China may abandon the construction of the 4-billion-euro Shanghai-Hangzhou high-speed maglev line if talks with Germany on technical transfers and other issues fail, the 21st Century Business Herald said yesterday.
"The line will not be built if they keep saying no," Wu Xiangming, director of the China national magnetic levitation transportation technology research center, was quoted as saying in Germany.
Wu is believed to be a key figure involved in bilateral talks on the building of the 200-km-long maglev track, which will be designed to allow a maximum speed of 450 km per hour.
The Shanghai-Hangzhou maglev line will be the world's second commercial high-speed maglev track. Shanghai operates the world's only commercial maglev system on a 30-km run between Shanghai's financial district and its Pudong airport.
The report quoted a well-informed expert from the Shanghai-based Tongji University as saying that Germany wants China to build the maglev line with technologies bought from German firms.
China has rejected this model since the German price is too high, the unidentified expert said.
China favors a plan in which the two sides will set up a joint venture, which will produce most of the equipment and spare parts for the maglev line, the expert said.
China's contribution to maglev technology
Speaking in May at the fourth Sino-German hi-tech dialog forum in Beijing, Wu Xiangming reminded the German side of China's contribution to the growth of maglev technology.
Although German firms have spent huge money on the research of the technology, it was China that spent over 1 billion euros building the short Shanghai maglev line, which brought the technology out of the laboratory and into daily use, he said.
All technical data gathered during the operation of the Shanghai maglev line has been shared between the two sides, a model that will also apply to the Shanghai-Hangzhou maglev line, he said.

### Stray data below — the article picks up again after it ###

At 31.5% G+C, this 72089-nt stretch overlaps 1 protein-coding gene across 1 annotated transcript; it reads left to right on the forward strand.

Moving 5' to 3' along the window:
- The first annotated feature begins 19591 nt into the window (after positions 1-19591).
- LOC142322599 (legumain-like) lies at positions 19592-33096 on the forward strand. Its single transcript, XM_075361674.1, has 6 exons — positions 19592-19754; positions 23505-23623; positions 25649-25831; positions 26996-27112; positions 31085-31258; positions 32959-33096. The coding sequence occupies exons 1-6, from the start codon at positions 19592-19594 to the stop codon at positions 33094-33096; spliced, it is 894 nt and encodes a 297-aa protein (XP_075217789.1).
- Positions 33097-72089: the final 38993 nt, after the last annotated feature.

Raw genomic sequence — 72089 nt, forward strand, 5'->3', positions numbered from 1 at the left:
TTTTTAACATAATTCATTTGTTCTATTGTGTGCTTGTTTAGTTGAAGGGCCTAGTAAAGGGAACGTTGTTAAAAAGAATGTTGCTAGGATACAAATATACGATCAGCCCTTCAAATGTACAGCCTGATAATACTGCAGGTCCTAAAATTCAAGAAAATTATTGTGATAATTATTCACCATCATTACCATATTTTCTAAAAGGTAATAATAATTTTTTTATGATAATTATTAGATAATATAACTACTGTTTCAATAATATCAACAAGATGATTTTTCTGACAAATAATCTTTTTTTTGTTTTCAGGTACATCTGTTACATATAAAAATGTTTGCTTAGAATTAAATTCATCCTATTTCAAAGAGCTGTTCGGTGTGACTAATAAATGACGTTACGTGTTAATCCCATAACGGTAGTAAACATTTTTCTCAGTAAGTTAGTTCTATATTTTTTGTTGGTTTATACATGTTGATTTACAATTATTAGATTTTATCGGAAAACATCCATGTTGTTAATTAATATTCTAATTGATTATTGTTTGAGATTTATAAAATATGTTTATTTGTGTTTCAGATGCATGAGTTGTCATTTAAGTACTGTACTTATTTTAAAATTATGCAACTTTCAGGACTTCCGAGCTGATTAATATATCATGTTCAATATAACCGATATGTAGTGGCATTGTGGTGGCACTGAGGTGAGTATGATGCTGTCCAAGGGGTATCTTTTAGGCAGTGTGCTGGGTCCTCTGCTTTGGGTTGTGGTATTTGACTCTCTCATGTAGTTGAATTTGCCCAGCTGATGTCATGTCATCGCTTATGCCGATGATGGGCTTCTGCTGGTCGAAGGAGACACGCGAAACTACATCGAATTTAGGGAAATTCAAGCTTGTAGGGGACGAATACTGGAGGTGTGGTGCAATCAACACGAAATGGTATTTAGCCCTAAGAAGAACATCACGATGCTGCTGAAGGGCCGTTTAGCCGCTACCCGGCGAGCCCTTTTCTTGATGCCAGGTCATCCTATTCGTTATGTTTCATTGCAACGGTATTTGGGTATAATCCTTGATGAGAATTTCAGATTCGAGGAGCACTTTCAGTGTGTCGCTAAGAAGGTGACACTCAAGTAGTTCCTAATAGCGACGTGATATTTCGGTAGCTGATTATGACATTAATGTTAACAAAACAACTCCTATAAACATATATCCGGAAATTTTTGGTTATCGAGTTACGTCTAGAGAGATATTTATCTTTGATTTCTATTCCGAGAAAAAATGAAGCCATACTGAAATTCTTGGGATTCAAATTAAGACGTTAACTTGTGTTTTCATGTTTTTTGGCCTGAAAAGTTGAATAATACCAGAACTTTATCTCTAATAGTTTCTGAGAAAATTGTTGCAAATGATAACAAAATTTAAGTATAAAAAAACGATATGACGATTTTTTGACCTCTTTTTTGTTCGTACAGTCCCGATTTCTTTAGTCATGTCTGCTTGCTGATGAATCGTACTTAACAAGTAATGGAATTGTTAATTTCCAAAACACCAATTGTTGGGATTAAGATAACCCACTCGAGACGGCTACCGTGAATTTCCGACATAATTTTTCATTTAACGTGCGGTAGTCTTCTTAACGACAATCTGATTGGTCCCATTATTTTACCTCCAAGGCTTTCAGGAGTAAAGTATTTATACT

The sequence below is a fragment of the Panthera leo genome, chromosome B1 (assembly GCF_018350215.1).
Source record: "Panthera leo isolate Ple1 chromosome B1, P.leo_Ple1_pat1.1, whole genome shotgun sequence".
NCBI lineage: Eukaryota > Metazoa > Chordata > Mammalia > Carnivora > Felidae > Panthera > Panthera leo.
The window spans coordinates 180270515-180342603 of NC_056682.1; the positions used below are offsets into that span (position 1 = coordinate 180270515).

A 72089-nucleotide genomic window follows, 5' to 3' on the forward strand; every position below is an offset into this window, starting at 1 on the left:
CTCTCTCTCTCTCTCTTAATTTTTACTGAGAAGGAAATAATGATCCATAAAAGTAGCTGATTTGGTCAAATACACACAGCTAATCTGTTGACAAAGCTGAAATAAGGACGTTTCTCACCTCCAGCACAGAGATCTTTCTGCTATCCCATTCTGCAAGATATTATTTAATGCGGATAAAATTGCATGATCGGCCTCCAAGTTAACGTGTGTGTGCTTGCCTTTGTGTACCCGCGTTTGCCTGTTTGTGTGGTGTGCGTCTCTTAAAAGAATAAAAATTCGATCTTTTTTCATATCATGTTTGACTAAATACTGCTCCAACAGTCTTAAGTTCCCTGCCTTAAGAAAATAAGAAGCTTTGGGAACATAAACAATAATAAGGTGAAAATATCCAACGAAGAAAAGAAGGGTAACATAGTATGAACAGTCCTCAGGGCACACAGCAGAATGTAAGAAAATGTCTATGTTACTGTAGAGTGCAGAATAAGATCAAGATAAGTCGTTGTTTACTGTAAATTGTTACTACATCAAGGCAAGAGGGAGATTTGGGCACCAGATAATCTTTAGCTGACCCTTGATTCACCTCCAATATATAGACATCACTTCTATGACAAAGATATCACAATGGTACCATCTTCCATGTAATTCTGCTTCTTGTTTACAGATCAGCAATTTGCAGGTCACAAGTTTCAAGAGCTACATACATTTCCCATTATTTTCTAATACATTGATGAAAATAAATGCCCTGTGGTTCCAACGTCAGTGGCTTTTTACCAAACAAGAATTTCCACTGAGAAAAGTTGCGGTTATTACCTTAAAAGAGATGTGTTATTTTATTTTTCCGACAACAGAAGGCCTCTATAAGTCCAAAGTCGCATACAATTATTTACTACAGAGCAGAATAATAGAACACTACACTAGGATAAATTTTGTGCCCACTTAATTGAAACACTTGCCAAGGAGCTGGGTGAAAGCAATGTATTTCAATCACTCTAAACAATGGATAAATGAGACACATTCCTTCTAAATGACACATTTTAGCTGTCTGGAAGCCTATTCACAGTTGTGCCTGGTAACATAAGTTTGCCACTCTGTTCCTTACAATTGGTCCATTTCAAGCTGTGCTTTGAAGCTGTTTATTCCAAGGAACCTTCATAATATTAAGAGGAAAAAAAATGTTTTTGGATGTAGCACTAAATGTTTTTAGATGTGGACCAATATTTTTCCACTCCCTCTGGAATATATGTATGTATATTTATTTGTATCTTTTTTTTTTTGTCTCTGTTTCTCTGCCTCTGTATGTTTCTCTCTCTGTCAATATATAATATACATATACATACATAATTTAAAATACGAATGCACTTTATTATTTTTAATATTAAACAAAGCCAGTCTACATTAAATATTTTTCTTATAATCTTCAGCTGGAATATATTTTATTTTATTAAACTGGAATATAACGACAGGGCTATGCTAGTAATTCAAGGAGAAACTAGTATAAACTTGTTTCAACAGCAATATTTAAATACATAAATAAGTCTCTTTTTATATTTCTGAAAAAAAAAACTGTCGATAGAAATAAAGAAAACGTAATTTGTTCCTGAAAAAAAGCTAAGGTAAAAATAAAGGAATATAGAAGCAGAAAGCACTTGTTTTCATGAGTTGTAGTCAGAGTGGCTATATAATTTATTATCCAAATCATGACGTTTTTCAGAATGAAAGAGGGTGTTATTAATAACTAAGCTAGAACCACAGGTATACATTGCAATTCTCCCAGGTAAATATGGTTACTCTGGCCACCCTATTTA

"If one says Germany gave birth to the technology, it should be accepted that China provided the fertile soil for it to grow strong and sturdy," he said.
Wu further noted that the success of the Shanghai-Hangzhou maglev line will have a tremendous impact on the promotion of the German maglev technology in the world.
No timetable for the Shanghai-Hangzhou maglev line
China's central government approved the building of the Shanghai-Hangzhou maglev track in March.
It is generally believed that the line would be operating by 2010, when Shanghai plays host to the World Expo. Such a tight timetable certainly gives the German side an advantage in the talks.
Chai Xianlong, an official with the Zhejiang provincial institute of development planning, acknowledges, however, that the State Council has only approved a feasibility study of the line.
The study may conclude that the line is not feasible, he said.
Both Chai and the Tongji expert confirmed that a deputy head of the National Development and Reform Commission has said that the line needn't have to be completed before the World Expo.
Germany may have much to lose
Chai said delaying the deal is not necessarily good for the German investors.
He said maglev technology may prove not so difficult to master, pointing out that there are several Chinese firms in Zhejiang alone that are building experimental maglev lines.
Several other Chinese cities are also building or planning their own maglev lines.
Chai said that there are two alternatives to the proposed Shanghai-Hangzhou maglev line. One is using a high-speed railway system, which would add only four minutes to the 28-minute trip by a maglev train. And the other alternative is to use lower-speed maglev technologies developed by China.
(Xinhua News Agency June 10, 2006)